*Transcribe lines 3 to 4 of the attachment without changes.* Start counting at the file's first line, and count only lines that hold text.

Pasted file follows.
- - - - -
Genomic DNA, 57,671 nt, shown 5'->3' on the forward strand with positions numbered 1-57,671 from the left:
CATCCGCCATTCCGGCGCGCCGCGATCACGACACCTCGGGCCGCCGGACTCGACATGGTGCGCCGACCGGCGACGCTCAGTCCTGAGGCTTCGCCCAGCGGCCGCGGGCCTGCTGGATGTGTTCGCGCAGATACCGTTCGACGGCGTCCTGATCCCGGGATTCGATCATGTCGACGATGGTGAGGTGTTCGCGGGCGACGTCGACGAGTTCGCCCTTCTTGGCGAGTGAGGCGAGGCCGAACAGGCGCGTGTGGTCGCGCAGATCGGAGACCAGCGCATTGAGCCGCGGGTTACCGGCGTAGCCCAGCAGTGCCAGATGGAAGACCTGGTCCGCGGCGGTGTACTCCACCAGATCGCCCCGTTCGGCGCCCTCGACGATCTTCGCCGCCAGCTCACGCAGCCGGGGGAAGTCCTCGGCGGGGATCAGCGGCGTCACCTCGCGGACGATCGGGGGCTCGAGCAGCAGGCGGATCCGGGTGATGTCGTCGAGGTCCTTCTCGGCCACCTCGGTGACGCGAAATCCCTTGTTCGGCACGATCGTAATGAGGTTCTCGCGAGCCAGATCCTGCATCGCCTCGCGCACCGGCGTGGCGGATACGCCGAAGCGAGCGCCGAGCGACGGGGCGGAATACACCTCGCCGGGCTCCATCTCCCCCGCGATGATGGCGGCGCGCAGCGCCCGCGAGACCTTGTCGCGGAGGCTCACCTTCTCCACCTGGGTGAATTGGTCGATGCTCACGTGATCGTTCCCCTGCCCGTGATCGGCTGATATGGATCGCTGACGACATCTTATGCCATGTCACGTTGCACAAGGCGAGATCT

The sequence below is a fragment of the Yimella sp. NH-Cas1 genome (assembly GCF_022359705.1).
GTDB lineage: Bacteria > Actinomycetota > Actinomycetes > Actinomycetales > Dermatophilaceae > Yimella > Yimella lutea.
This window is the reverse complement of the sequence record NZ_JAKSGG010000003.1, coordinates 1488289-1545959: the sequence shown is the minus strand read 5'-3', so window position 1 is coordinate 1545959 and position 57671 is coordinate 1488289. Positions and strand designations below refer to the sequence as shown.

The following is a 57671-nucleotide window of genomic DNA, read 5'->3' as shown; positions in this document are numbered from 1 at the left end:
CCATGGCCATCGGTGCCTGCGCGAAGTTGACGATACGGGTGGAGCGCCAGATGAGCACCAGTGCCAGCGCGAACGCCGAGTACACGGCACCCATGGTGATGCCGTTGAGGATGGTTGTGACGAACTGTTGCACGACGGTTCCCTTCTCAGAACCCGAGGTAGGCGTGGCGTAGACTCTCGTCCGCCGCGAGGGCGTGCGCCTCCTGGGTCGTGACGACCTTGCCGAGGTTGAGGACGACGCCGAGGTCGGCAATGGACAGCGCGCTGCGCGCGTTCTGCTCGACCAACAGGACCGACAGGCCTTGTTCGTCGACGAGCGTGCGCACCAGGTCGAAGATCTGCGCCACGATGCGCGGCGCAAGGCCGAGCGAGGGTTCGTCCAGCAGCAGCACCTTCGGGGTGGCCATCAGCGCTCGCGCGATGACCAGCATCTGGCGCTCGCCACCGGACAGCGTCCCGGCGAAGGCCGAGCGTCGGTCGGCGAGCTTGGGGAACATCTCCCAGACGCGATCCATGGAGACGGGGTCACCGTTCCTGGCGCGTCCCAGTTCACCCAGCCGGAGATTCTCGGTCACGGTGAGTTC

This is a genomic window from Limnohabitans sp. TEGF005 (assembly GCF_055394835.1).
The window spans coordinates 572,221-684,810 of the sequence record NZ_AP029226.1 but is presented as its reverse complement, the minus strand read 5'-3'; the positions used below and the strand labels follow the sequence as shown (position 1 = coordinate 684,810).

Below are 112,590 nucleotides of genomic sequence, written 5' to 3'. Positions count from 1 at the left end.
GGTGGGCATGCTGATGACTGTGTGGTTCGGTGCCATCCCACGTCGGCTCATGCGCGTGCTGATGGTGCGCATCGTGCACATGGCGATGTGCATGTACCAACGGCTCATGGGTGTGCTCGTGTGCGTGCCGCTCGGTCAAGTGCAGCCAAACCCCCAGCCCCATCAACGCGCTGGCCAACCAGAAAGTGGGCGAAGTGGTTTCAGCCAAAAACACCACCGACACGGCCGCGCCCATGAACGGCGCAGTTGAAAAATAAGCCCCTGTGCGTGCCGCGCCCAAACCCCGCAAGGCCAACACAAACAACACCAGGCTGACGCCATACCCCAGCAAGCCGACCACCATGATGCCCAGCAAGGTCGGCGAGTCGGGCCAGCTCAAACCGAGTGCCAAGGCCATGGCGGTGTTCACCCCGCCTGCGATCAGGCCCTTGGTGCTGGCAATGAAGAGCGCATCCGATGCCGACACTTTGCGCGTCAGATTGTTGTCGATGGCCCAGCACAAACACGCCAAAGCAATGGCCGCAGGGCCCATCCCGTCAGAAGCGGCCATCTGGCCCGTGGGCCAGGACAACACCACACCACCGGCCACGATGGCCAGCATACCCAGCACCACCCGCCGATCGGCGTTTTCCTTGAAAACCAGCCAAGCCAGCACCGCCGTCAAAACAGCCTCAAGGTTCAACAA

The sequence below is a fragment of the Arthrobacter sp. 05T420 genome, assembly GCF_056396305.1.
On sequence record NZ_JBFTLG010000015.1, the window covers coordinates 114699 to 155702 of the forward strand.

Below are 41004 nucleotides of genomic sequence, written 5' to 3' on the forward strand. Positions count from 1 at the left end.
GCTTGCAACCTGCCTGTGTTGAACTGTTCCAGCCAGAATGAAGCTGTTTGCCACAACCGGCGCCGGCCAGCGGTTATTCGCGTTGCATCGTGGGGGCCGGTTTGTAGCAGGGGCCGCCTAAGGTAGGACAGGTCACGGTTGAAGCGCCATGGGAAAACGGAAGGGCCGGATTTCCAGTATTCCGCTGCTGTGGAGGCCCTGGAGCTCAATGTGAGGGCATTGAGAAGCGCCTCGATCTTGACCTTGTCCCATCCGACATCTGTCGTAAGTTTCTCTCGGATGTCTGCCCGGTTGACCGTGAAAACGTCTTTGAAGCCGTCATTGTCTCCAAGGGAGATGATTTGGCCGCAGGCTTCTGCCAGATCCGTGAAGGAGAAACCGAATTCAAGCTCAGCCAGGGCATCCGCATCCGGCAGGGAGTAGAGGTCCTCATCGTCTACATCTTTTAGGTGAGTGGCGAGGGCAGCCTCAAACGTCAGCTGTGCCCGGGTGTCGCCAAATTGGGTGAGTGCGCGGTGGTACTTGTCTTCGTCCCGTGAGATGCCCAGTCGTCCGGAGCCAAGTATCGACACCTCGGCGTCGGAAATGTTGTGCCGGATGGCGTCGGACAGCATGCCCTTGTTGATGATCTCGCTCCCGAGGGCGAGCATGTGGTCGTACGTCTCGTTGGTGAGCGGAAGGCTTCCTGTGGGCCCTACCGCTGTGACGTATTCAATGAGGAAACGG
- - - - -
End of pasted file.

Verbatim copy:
The sequence below is a fragment of the Yimella sp. NH-Cas1 genome (assembly GCF_022359705.1).
GTDB lineage: Bacteria > Actinomycetota > Actinomycetes > Actinomycetales > Dermatophilaceae > Yimella > Yimella lutea.